Day-to-day trials have immense benefits
The practice of conducting trials on a day-to-day basis, particularly in important or sensitive cases, as was the tradition about 50 years ago, has been given a go-bye. It is high time that the courts revert to that practice. To understand this, we need to understand the current social, political and administrative scenario including the way the police are functioning.india Updated: May 29, 2006 00:14 IST
The practice of conducting trials on a day-to-day basis, particularly in important or sensitive cases, as was the tradition about 50 years ago, has been given a go-bye. It is high time that the courts revert to that practice. To understand this, we need to understand the current social, political and administrative scenario including the way the police are functioning.
The police system has apparently, failed to achieve both its primary goals i.e. control of crime and the protection of individual rights. Incidents of crime are increasing in a big way. People commit serious offences with impunity. Inefficacy of the State machinery in some parts of the country give an impression that Rule of Law is non-existent and the police system has failed. The recent incident of beating up of young girls and boys by the police in a park in a UP town has brought no credit to the image of the police. There is an urgent need for change in the image of the police to that of a people-friendly institution. It must become the ‘police service’ from the ‘police force’.
The leadership of the police has probably failed to provide the conducive work culture to the police force. The poor working conditions of the police especially at the lower level have been instrumental in demoralising and demotivating the police force and has also induced a sense of alienation from the whole system. The salary and perks paid to them is not commensurate with the work expected of them. Unless the working conditions of the police force are improved, it may not be possible to inculcate a sense of belongingness to the system. An attempt to bring a systematic improvement in the system is an urgent need.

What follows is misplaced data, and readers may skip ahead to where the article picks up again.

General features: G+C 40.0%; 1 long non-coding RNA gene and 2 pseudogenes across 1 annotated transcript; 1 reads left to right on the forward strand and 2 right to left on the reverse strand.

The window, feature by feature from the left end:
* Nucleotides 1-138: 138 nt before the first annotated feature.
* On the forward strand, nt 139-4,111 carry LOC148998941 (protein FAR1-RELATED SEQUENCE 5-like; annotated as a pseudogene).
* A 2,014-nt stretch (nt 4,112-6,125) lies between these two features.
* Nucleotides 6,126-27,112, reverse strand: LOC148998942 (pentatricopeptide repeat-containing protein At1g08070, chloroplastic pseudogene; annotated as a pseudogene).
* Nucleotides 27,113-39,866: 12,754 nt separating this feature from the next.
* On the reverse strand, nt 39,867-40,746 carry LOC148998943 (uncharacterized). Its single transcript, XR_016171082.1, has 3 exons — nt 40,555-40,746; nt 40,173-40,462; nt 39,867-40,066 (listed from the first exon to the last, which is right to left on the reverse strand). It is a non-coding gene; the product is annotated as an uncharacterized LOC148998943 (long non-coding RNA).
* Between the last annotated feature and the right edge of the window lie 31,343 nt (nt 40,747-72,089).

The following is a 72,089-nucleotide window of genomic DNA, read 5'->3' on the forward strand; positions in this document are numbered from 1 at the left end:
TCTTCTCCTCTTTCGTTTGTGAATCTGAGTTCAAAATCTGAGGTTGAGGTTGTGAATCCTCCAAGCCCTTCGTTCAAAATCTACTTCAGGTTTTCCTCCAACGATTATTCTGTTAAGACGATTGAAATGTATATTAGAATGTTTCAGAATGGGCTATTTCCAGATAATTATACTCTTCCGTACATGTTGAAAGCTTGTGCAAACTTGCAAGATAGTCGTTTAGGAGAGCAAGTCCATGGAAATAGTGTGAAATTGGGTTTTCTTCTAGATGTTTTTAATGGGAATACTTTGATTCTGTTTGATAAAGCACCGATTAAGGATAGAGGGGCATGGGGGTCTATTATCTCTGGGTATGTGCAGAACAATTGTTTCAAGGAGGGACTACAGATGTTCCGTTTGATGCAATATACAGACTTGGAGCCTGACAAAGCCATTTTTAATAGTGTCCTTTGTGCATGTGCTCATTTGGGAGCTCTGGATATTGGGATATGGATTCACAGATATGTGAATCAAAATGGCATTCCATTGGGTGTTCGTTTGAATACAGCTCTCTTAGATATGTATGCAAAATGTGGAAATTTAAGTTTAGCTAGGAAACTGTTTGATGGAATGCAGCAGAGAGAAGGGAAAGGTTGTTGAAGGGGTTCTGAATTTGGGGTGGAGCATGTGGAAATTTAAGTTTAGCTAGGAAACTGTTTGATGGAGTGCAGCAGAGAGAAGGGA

It is high time that the police are trained to the latest technology and scientific methods of investigation. It would avoid prolonged investigation, which often leads to corruption. The forensic science laboratories should be well equipped and the government should ensure that a competent and sufficient manpower is employed in the same. It is also the need of the hour that the investigation can be concluded expeditiously and in a scientific manner. This will also reduce the allegations of corruption and faulty investigations. Besides, the role of a forensic scientist must be given its due place. He should be treated as an important person assisting the investigation. He is a facilitator and the investigation agency must treat him as such.
Prosecution is a very important component of the criminal justice delivery system. The quality of prosecution and capability of the prosecutor has great impact on the outcome of a criminal trial. The prosecutor is expected to marshal the facts and place the evidence before the court in a competent and a systematic manner so as to recreate the scene of crime before the court with a view to fix the identity and culpability of the offender.
It is a pity that importance of prosecuting agency in the system has not been adequately realised. There has not been any sincere effort on the part of the state to introduce any systematic reforms in order to strengthen and streamline the prosecution wing. It has ignored the fact that prosecution is the Achilles heel of the criminal justice system.